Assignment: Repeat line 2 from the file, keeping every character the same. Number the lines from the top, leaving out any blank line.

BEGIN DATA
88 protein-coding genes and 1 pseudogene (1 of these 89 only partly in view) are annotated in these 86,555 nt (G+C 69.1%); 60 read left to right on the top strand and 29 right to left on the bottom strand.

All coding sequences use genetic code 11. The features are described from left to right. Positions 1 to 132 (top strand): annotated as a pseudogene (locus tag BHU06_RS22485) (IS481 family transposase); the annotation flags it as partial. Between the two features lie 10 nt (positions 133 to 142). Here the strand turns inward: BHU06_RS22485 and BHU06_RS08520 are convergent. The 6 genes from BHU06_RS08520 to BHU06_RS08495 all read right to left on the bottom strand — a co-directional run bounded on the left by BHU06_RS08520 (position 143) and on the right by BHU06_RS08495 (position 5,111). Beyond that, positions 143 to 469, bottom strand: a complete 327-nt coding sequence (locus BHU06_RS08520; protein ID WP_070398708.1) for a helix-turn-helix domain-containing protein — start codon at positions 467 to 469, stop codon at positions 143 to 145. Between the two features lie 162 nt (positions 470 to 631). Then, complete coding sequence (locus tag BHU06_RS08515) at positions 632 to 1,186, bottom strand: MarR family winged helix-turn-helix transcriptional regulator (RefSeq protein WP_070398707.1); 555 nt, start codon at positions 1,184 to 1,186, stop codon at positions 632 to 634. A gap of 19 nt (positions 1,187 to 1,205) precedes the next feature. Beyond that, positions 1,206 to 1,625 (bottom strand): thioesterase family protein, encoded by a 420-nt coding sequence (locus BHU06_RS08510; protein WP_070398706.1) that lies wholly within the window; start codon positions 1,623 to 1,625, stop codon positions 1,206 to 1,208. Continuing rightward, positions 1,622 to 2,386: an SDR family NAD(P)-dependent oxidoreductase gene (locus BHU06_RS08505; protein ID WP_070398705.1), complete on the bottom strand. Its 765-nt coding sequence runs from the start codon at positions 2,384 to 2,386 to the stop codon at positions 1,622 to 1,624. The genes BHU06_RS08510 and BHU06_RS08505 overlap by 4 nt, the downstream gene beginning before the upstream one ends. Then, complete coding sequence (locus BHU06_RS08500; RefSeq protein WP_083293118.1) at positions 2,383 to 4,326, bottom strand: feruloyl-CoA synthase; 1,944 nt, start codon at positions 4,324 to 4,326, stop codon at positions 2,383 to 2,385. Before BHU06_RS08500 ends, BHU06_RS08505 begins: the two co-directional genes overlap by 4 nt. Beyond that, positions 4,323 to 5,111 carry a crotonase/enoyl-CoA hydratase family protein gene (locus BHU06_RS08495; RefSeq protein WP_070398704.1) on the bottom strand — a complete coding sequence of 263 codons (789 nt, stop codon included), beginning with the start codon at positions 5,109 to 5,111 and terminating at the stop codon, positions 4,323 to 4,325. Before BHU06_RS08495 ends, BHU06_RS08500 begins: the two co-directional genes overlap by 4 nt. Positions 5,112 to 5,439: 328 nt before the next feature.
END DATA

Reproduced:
All coding sequences use genetic code 11. The features are described from left to right. Positions 1 to 132 (top strand): annotated as a pseudogene (locus tag BHU06_RS22485) (IS481 family transposase); the annotation flags it as partial. Between the two features lie 10 nt (positions 133 to 142). Here the strand turns inward: BHU06_RS22485 and BHU06_RS08520 are convergent. The 6 genes from BHU06_RS08520 to BHU06_RS08495 all read right to left on the bottom strand — a co-directional run bounded on the left by BHU06_RS08520 (position 143) and on the right by BHU06_RS08495 (position 5,111). Beyond that, positions 143 to 469, bottom strand: a complete 327-nt coding sequence (locus BHU06_RS08520; protein ID WP_070398708.1) for a helix-turn-helix domain-containing protein — start codon at positions 467 to 469, stop codon at positions 143 to 145. Between the two features lie 162 nt (positions 470 to 631). Then, complete coding sequence (locus tag BHU06_RS08515) at positions 632 to 1,186, bottom strand: MarR family winged helix-turn-helix transcriptional regulator (RefSeq protein WP_070398707.1); 555 nt, start codon at positions 1,184 to 1,186, stop codon at positions 632 to 634. A gap of 19 nt (positions 1,187 to 1,205) precedes the next feature. Beyond that, positions 1,206 to 1,625 (bottom strand): thioesterase family protein, encoded by a 420-nt coding sequence (locus BHU06_RS08510; protein WP_070398706.1) that lies wholly within the window; start codon positions 1,623 to 1,625, stop codon positions 1,206 to 1,208. Continuing rightward, positions 1,622 to 2,386: an SDR family NAD(P)-dependent oxidoreductase gene (locus BHU06_RS08505; protein ID WP_070398705.1), complete on the bottom strand. Its 765-nt coding sequence runs from the start codon at positions 2,384 to 2,386 to the stop codon at positions 1,622 to 1,624. The genes BHU06_RS08510 and BHU06_RS08505 overlap by 4 nt, the downstream gene beginning before the upstream one ends. Then, complete coding sequence (locus BHU06_RS08500; RefSeq protein WP_083293118.1) at positions 2,383 to 4,326, bottom strand: feruloyl-CoA synthase; 1,944 nt, start codon at positions 4,324 to 4,326, stop codon at positions 2,383 to 2,385. Before BHU06_RS08500 ends, BHU06_RS08505 begins: the two co-directional genes overlap by 4 nt. Beyond that, positions 4,323 to 5,111 carry a crotonase/enoyl-CoA hydratase family protein gene (locus BHU06_RS08495; RefSeq protein WP_070398704.1) on the bottom strand — a complete coding sequence of 263 codons (789 nt, stop codon included), beginning with the start codon at positions 5,109 to 5,111 and terminating at the stop codon, positions 4,323 to 4,325. Before BHU06_RS08495 ends, BHU06_RS08500 begins: the two co-directional genes overlap by 4 nt. Positions 5,112 to 5,439: 328 nt before the next feature.